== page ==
Last updated on November 26, 2020 by Adrien Brochard
A real coder doesn't use an IDE, a real coder uses [insert a text editor name here] with such and such plugins." We all heard that somewhere. Yet, as much as one can agree with that statement, an IDE remains quite useful. An IDE is easy to set up and use out of the box. Hence there is no better way to start coding a project from scratch. So for this post, let me present you with my list of good IDEs for C/C++ on Linux. Why is C/C++ specifically? Because C is my favorite language, and we need to start somewhere. Also note that there are in general a lot of ways to code in C, so in order to trim down the list, I only selected "real out-of-the-box IDE", not text editors like Gedit or Vim pumped with plugins. Not that this alternative is bad in any way, just that the list will go on forever if I include text editors.
Starting all out with my personal favorite, Code::Blocks is a simple and fast IDE for C/C++ exclusively. Like any respectable IDE, it integrates syntax highlighting, bookmarking, word completion, project management, and a debugger. Where it shines is via its simple plugin system which adds indispensable tools like Valgrind and CppCheck, and less indispensable like a Tetris mini-game. But my reason for liking it particularly is for its coherent set of handy shortcuts, and the large number of options that never feel too overwhelming.
I know that I said only "real out-of-the-box IDE" and not a text editor pumped with plugins, but Eclipse is a "real out-of-the-box IDE." It's just that Eclipse needs a little plugin (or a variant) to code in C. So I technically did not contradict myself. And it would have been impossible to make an IDE list without mentioning the behemoth that is Eclipse. Like it or not, Eclipse remains a great tool to code in Java. And thanks to the CDT Project, it is possible to program in C/C++ too. You will benefit from all the power of Eclipse and its traditional features like word completion, code outline, code generator, and advanced refactoring. What it lacks in my opinion is the lightness of Code::Blocks. It is still very heavy and takes time to load. But if your machine can take it, or if you are a hardcore Eclipse fan, it is a very safe option.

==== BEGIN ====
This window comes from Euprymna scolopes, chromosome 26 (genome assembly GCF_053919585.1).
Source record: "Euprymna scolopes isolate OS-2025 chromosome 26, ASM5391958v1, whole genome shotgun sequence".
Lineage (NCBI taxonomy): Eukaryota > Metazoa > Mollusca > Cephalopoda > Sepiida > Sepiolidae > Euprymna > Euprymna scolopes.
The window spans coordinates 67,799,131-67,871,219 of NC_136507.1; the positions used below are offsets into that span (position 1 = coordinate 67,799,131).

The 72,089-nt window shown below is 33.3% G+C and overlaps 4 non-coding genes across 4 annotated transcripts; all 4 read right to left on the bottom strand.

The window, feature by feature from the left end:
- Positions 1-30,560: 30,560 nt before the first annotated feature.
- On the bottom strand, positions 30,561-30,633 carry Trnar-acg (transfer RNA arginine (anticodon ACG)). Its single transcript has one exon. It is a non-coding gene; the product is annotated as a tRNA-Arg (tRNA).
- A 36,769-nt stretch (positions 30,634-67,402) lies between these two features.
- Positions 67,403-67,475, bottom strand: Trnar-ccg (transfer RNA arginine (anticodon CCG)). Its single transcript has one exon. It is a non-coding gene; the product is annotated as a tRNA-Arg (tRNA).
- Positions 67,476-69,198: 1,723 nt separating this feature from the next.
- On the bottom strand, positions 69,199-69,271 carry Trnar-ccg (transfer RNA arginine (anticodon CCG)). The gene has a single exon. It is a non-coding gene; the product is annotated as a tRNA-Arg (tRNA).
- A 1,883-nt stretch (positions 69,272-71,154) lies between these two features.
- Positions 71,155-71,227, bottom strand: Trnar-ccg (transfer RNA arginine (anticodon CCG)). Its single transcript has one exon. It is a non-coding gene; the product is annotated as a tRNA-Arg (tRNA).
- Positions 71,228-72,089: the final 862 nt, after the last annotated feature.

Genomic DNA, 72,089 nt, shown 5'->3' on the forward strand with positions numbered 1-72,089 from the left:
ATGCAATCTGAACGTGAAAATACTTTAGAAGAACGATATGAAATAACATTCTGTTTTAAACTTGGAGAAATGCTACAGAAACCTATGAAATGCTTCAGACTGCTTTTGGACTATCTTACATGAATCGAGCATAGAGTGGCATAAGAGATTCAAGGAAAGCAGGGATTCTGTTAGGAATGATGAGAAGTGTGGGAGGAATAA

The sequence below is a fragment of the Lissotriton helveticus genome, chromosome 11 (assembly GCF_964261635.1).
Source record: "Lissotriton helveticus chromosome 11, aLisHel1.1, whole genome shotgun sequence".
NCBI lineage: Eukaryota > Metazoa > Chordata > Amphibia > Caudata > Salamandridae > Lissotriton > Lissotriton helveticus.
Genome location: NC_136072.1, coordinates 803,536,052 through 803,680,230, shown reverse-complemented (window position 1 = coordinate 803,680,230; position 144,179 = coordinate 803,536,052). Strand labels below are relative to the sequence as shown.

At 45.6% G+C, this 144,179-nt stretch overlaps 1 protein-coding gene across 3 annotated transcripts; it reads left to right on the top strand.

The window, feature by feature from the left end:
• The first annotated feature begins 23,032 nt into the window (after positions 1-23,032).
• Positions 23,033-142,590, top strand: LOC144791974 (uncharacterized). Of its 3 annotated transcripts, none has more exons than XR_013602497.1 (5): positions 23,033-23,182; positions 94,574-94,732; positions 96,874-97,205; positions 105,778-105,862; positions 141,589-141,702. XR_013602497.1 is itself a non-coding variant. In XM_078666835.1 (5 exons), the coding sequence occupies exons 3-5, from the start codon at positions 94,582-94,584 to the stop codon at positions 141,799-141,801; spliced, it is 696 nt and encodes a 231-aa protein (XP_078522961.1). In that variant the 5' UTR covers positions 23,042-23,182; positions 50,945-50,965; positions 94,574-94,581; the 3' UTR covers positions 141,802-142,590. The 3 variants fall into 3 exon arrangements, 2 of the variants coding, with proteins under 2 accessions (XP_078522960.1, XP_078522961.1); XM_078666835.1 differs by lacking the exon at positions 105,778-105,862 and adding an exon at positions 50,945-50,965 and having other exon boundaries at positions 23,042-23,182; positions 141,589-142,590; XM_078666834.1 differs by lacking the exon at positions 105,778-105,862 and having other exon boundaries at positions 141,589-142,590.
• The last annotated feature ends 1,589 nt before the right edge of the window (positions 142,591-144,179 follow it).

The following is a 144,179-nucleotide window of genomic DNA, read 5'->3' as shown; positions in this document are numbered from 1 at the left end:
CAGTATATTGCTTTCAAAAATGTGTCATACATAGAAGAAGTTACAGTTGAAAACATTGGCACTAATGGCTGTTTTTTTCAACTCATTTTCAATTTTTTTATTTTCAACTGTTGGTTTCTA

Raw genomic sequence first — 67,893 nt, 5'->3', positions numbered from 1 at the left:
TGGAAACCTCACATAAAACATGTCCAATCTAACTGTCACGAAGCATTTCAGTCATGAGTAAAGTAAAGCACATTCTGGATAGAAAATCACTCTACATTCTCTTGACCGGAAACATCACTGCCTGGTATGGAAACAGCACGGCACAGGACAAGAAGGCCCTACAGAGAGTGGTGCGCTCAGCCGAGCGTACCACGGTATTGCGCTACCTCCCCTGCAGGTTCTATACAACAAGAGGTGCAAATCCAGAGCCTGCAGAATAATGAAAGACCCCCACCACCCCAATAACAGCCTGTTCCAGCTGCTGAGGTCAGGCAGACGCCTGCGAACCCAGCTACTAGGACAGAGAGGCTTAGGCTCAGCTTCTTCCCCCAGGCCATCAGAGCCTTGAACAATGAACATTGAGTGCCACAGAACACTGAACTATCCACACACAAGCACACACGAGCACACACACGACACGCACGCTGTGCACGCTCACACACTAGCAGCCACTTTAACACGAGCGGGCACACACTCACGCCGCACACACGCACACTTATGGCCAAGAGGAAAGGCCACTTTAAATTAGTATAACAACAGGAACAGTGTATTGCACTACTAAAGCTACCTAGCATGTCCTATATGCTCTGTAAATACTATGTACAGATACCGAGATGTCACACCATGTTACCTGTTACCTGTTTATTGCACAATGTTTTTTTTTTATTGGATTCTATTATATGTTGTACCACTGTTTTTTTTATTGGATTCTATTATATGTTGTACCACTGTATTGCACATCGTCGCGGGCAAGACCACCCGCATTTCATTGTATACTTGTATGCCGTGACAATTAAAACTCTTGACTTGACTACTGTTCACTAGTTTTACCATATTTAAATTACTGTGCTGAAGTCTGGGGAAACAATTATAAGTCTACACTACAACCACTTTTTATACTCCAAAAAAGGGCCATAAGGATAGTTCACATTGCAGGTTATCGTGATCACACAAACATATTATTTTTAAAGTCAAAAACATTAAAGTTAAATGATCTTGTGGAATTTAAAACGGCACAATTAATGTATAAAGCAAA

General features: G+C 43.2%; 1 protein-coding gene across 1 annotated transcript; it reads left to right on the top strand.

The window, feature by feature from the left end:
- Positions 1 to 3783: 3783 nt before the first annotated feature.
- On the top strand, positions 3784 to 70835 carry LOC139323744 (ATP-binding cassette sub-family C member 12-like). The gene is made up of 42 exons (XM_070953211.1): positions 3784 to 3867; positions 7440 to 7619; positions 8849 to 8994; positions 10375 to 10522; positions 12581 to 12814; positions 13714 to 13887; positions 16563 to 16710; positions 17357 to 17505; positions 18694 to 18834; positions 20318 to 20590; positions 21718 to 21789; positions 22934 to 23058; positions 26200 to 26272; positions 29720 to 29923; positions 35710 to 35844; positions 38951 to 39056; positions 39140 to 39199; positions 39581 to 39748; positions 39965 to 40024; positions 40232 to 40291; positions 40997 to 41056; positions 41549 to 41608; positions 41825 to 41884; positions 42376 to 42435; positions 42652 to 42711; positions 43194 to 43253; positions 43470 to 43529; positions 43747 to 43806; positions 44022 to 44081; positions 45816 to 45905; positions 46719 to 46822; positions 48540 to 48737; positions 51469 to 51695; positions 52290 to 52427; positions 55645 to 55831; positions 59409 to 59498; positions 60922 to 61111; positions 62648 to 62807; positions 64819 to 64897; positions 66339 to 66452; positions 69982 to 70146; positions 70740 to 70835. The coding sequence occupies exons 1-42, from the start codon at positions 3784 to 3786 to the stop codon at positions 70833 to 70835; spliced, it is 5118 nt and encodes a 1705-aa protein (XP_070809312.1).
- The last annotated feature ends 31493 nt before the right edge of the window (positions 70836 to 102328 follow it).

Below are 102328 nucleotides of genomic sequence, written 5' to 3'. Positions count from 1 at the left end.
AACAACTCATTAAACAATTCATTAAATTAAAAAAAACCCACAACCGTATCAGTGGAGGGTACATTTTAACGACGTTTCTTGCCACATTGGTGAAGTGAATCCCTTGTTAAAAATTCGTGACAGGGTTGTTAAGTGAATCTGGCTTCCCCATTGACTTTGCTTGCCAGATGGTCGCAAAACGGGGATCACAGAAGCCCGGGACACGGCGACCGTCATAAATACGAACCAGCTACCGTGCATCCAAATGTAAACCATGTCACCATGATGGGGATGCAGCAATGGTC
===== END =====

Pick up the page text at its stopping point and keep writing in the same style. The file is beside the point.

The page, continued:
With a lot less features but a lot more flexibility, Geany is at the opposite of Eclipse. But what it lacks (like a debugger for example), Geany makes it up with nice little features: a space for note taking, creation from template, code outline, customizable shortcuts, and plugins management. Geany is still closer to an extensive text editor than an IDE here. However I keep it in the list for its lightness and its well designed interface.
Another monster to add to the list, MonoDevelop has a very unique feel derived from its look and interface. I personally love its project management and its integrated version control system. The plugin system is also pretty amazing. But for some reason, all the options and the support for all kind of programming languages make it feel a bit overwhelming to me. It remains a great tool that I used many times in the past, but just not my number one when dealing with simplistic C.